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Report: Uganda’s Cabinet “Rejects” Anti-Gay Bill

Jim Burroway

May 7th, 2010

I put the word “rejects” in quotation marks because it’s very difficult to discern whether this really represents the long-awaited death knell for Uganda’s proposed Anti-Homosexuality Bill. But this report from tomorrow’s Saturday Monitor, Uganda’s largest independent newspaper, is unusually optimistic:

A committee of Cabinet has made recommendations that could end Ndorwa West MP David Bahati’s proposal to have a separate law punishing homosexuality in Uganda. The recommendations, which Saturday Monitor has seen, come close to dismissing Mr Bahati’s draft legislation.

The committee, put together to advise the government after Mr Bahati’s draft legislation left Uganda condemned by sections of the international community, looked deep into the language, tone and relevance of the draft legislation, dissecting every clause to determine its usefulness.

It was not clear who wrote the draft legislation, the committee’s report says, noting that the document had “technical defects in form and content”. The result left the draft legislation almost bare, as nearly all of the clauses were found either redundant, repetitive of existing laws, or even useless. In fact, the committee found that only “Clause 13” of the draft legislation, about the promotion of homosexuality, had some merit.

…“The Anti-Homosexuality Bill should be reviewed since some provisions of the Constitution were not followed in the process of drafting and that, therefore, it was illegally before Parliament,” the report says, adding that “some sections of the Penal Code Act could be amended to include some good provisions” of the draft law. This kind of amendment, the committee’s report says, is the preferable option.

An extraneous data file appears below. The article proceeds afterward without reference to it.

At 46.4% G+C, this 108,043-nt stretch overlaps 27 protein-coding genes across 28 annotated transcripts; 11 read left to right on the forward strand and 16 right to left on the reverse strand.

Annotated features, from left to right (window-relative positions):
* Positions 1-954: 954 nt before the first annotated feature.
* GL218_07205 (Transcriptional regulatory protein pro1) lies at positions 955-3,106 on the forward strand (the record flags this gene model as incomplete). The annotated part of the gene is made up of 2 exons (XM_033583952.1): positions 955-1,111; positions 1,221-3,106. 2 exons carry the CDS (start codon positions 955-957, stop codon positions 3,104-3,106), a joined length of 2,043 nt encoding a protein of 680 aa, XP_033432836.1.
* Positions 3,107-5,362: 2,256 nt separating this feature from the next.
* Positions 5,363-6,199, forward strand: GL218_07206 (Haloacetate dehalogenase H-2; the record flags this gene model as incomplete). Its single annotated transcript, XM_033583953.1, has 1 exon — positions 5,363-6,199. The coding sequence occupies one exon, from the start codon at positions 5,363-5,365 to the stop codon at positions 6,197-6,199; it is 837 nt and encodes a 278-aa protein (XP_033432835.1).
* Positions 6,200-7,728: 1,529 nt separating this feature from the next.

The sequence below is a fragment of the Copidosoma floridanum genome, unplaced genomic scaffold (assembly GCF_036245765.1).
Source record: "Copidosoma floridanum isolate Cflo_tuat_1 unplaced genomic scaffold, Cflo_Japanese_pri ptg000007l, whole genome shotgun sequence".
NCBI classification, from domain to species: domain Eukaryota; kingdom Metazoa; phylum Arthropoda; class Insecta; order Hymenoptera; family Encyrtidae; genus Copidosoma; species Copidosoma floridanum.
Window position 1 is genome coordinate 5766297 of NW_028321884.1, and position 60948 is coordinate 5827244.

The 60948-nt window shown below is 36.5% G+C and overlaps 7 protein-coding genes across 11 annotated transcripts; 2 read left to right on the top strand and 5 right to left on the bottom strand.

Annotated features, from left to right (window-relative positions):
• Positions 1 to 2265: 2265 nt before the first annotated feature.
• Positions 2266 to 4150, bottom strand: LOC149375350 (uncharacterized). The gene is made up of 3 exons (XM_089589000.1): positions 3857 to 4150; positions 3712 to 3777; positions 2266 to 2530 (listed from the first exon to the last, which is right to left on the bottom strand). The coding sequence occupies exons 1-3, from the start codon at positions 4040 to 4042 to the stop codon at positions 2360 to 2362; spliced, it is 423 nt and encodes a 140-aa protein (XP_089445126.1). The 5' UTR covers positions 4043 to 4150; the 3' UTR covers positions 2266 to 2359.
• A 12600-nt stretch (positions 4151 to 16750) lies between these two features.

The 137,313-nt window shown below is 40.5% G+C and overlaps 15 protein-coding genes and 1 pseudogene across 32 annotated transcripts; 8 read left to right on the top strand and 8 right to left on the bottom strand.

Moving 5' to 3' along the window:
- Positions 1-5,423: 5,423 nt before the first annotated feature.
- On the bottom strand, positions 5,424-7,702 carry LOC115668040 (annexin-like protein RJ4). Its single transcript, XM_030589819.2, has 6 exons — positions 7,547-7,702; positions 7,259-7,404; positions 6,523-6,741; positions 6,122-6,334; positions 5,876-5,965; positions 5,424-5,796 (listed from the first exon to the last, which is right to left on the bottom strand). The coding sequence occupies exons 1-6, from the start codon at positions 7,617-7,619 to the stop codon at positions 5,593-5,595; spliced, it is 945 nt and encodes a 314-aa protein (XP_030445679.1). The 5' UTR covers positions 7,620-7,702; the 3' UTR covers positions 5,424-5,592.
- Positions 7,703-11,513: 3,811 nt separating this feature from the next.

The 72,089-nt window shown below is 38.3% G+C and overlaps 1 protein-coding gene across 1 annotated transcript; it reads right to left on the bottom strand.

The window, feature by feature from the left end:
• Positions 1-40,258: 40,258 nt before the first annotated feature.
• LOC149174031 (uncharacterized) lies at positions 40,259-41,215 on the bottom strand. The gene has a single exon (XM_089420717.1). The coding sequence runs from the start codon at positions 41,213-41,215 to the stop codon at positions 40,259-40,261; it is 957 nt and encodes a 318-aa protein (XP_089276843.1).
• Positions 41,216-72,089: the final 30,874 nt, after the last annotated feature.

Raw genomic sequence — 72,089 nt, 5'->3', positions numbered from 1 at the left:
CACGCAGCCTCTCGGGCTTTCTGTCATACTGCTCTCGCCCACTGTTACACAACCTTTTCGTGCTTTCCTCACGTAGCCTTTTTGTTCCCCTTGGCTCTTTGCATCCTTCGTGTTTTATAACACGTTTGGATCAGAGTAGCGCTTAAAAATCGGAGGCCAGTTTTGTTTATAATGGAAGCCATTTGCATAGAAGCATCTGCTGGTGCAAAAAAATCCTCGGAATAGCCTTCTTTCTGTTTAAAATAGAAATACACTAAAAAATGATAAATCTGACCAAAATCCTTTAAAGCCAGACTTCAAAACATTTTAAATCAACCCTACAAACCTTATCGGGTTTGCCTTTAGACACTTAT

The suggestion that advocacy of homosexuality could still be outlawed (“Clause 13”) remains troublesome. The draconian Anti-Homosexuality Bill’s ban on “promoting homosexuality” is far-reaching. Not only would it criminalize pro-LGBT speech and advocacy, it would also hinder medical workers, since providing advice on safe-sex practices to reduce the chance of becoming infected with HIV, for example, could be seen as “promoting homosexuality.”

This appears to be further revelations from a Cabinet report first reported by Monitor two weeks ago. That report seemed to indicate that the Cabinet was interested in moving unspecified provisions of the Anti-Homosexuality Bill into other legislation and pass them on the slight. This report suggests that the bill would be scrapped, with the possible exception of Clause 13. Given the uncertainty of the whole situation, the ultimate fate of the LGBT community in Uganda remains a very deep concern and will continue to bear close scrutiny.



Stefano A
May 7th, 2010 | LINK

One “take away” I got from this is a high likelihood of the passage of a Lithuania-like (but stricter) “Law on the Protection of Minors against the Detrimental Effect of Public Information”.

In addition to simply amending existing bills to incorporate the draconian aspects of Bahati’s bill rather than leaving it as a stand alone (or new) bill.

In other words, my expectation is that not much will improve and am waiting to see the actual amount of damage they’re committed to creating.

May 7th, 2010 | LINK

i’ve noticed a strange dichotomy while observing how ugandans discuss the anti-homosexuality bill and homosexuality in general. those who don’t express strong anti-gay views are often accused of “promoting homosexuality” (not yet a crime, but that’s what it might become). those who understood and attempted to explain how the bill would violate human rights would have to sandwich their human rights perspective with mild anti-gay statements as a disclaimer… like, “i’m not gay and i believe that homosexuality is wrong/repugnant/evil/a sin/an abomination/against god/unafrican, BUT ”